Words: Amber Nicole Williams
Artwork: Mithsuca Berry
With the #MeToo movement gaining worldwide recognition back in 2017, things have begun improving for female professionals in the film industry. But, can the same be said for music?
Britney still isn’t free. Ke$ha still hasn’t found justice. What’s being done to protect women in this industry?
While individuals may still be suffering in other sectors of the music world, a variety of feminist movements have had a major impact on female safety in the live events industry.
In 1991, Bikini Kill’s Kathleen Hanna (along with a selection of other feminist punk bands) started the Riot Grrrl movement. It was a space that allowed them to vent frustrations, embrace feminism and encourage women’s involvement in the political punk scene. Within this feminist movement, ‘All Girls to the Front’ was born.
Live shows, especially punk, were often violent – increasingly so when the mosh pits started. Countless women were physically attacked or sexually assaulted by men who took advantage of the lack of security, dark rooms and crowd numbers. Well, not on Kathleen Hanna’s watch. She went above and beyond to protect the women at her shows, refusing to start performing until all girls were at the front.
This not only protected her fans’ safety, but it protected her and the rest of her band too. They’d dealt with hecklers in the crowd before, with some men making sickening threats. The last thing they’d want to see at their next show was another group of rowdy men. Having a few rows of women at the front allowed them to enjoy performing, without being harassed by nasty gig-goers.
As the years have gone on, the movement has slowly died down. But unfortunately, women are still at risk of being attacked and assaulted. Festivals, for example, are a hotbed for violence. In 2018, a survey found that almost half of female festival-goers had been sexually harassed or assaulted while attending an event.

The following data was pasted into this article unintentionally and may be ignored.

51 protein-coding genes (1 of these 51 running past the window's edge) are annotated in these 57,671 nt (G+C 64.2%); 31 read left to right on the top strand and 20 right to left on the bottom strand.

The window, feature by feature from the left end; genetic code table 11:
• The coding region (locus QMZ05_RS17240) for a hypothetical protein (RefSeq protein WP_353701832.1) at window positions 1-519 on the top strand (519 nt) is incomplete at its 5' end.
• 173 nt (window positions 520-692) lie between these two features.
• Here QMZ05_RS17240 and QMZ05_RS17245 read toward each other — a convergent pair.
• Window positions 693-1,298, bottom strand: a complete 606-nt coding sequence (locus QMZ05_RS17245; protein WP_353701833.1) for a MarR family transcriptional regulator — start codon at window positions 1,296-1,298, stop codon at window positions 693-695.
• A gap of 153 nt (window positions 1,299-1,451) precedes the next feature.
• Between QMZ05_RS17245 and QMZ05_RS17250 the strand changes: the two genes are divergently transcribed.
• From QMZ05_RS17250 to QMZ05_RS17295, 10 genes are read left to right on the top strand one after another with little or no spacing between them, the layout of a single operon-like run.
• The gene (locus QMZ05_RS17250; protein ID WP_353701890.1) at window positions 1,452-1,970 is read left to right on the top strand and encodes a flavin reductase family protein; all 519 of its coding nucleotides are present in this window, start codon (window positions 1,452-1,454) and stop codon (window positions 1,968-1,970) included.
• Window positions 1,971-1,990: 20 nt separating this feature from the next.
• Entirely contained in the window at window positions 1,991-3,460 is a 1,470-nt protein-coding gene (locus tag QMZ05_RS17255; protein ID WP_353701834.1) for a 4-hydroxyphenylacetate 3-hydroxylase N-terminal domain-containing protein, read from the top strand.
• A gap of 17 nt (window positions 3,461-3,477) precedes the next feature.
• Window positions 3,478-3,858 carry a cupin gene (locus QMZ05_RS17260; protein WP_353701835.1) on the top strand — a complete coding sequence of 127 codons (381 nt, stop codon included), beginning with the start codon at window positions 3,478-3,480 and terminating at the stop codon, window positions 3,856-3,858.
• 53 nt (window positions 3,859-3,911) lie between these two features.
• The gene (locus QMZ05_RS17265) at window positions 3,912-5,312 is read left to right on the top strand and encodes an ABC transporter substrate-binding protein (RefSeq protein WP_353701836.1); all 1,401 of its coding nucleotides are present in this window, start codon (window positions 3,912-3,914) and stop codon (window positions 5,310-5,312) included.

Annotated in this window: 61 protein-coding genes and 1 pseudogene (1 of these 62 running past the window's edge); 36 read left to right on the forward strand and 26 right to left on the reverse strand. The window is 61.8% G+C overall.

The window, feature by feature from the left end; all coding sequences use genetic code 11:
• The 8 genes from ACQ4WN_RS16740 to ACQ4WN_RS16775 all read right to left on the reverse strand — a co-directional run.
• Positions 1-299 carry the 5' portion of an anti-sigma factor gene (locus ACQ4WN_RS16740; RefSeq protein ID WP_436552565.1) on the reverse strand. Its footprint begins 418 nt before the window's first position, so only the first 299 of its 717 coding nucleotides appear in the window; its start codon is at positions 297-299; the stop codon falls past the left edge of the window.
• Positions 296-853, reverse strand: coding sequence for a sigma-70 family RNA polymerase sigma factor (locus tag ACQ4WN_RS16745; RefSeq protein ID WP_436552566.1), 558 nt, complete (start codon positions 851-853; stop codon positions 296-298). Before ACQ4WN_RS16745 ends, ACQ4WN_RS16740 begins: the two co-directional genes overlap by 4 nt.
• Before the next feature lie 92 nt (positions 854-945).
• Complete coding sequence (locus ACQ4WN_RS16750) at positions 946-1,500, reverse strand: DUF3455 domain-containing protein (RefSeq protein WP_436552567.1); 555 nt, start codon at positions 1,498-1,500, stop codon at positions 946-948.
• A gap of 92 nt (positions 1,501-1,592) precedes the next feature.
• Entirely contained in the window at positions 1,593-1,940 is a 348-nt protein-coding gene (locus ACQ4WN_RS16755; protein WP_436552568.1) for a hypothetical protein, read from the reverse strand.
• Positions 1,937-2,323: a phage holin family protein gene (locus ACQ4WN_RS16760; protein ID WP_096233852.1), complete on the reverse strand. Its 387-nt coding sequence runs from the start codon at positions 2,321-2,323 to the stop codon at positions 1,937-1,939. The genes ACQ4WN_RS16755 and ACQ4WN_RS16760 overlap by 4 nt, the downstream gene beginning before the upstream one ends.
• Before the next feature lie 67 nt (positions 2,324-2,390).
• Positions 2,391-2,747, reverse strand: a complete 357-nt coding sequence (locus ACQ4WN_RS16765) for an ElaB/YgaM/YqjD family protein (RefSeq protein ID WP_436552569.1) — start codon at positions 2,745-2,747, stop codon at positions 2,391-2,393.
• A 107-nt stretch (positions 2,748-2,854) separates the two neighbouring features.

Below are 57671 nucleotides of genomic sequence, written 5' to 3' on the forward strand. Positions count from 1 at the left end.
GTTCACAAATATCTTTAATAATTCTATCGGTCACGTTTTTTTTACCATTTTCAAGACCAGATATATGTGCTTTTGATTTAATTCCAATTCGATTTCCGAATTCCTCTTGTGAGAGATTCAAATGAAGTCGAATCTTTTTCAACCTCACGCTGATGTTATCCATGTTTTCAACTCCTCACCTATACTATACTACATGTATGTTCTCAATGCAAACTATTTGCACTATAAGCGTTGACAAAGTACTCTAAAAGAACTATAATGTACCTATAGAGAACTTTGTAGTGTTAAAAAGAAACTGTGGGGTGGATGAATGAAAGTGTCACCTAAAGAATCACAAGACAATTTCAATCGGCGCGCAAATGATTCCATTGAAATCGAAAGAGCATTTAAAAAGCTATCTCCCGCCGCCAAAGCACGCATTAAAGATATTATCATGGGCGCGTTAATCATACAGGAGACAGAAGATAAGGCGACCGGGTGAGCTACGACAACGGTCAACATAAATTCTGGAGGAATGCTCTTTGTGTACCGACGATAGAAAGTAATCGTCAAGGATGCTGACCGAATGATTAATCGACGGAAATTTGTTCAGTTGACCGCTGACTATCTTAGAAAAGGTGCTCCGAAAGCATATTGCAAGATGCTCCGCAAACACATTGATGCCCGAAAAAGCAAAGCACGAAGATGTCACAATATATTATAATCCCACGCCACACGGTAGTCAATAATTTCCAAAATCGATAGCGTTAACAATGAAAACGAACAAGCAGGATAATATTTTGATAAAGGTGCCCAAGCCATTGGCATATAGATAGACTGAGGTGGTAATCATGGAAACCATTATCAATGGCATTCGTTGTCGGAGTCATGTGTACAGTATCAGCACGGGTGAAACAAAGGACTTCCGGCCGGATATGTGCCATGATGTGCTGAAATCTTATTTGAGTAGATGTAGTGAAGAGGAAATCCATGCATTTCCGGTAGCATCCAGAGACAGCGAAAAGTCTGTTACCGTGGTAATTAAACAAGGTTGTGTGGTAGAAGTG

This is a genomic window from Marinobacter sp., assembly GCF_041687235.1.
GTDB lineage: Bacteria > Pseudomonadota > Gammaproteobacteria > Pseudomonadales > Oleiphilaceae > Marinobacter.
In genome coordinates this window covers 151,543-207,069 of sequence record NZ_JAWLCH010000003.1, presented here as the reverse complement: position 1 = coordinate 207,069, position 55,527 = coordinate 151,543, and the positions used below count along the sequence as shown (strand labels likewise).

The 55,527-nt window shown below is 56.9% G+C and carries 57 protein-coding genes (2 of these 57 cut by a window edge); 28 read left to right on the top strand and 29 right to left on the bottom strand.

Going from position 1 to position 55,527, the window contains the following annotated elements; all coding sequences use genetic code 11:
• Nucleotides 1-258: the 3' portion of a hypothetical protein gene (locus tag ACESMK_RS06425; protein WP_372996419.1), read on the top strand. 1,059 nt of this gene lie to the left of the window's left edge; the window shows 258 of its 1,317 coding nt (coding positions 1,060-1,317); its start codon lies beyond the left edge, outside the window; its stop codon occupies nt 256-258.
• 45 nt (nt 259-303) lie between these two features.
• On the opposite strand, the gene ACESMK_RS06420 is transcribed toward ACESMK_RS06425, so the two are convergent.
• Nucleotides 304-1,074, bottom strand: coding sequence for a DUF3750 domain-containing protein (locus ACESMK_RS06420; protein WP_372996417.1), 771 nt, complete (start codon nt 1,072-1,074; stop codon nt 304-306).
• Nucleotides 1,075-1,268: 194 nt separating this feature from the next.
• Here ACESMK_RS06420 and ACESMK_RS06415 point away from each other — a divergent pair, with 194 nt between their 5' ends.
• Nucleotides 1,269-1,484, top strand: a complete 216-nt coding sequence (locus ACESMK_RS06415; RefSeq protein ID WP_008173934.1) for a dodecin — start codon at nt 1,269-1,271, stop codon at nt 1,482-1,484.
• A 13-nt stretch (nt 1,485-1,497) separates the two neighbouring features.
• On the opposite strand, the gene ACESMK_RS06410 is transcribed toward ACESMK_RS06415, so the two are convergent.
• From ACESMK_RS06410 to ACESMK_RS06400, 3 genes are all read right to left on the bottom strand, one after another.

It hasn’t got much better for the performers either. Lady Gaga and Florence Welch are just two female artists who have told stories of sexual assault from their shows.
Despite the best efforts of third-wave-feminist movements like Riot Grrrl, the violence against women hasn’t stopped.
But people are listening and do want to make a change.
In 2016, Glastonbury created a women-only tent (aptly called ‘The Sisterhood’) to provide a safe place for women to connect and enjoy themselves. It was described as a “secret space for women to connect, network, share their stories, have fun and learn the best way to support each other in our global struggle to end oppression against women and all marginalized people, whilst showcasing the best and boldest female talent in the UK and beyond.”
Though many described The Sisterhood as sexist and unfeminist, the organisers released a statement disputing the claims. They stated that “the producers of The Sisterhood believe that women-only spaces are necessary in a world that is still run by and designed to benefit mainly men.” And they’re absolutely correct. We do need more female-focused spaces – both for safety and empowerment.
Movements such as All Girls to the Front had a significant impact on the live industry. But sadly, it’s still not enough. We need to do more to ensure our voices are being heard and our safety is being made a priority. So go ahead and write to your favourite festival asking if they’ll incorporate a female-only tent. Gather a group of girls at your next gig and watch each other’s backs. And, most importantly just keep talking about it.
It’s voices like yours that can change the world. Read more on the subject through our article about pop-culture’s influence in wider society. You can catch that, here.
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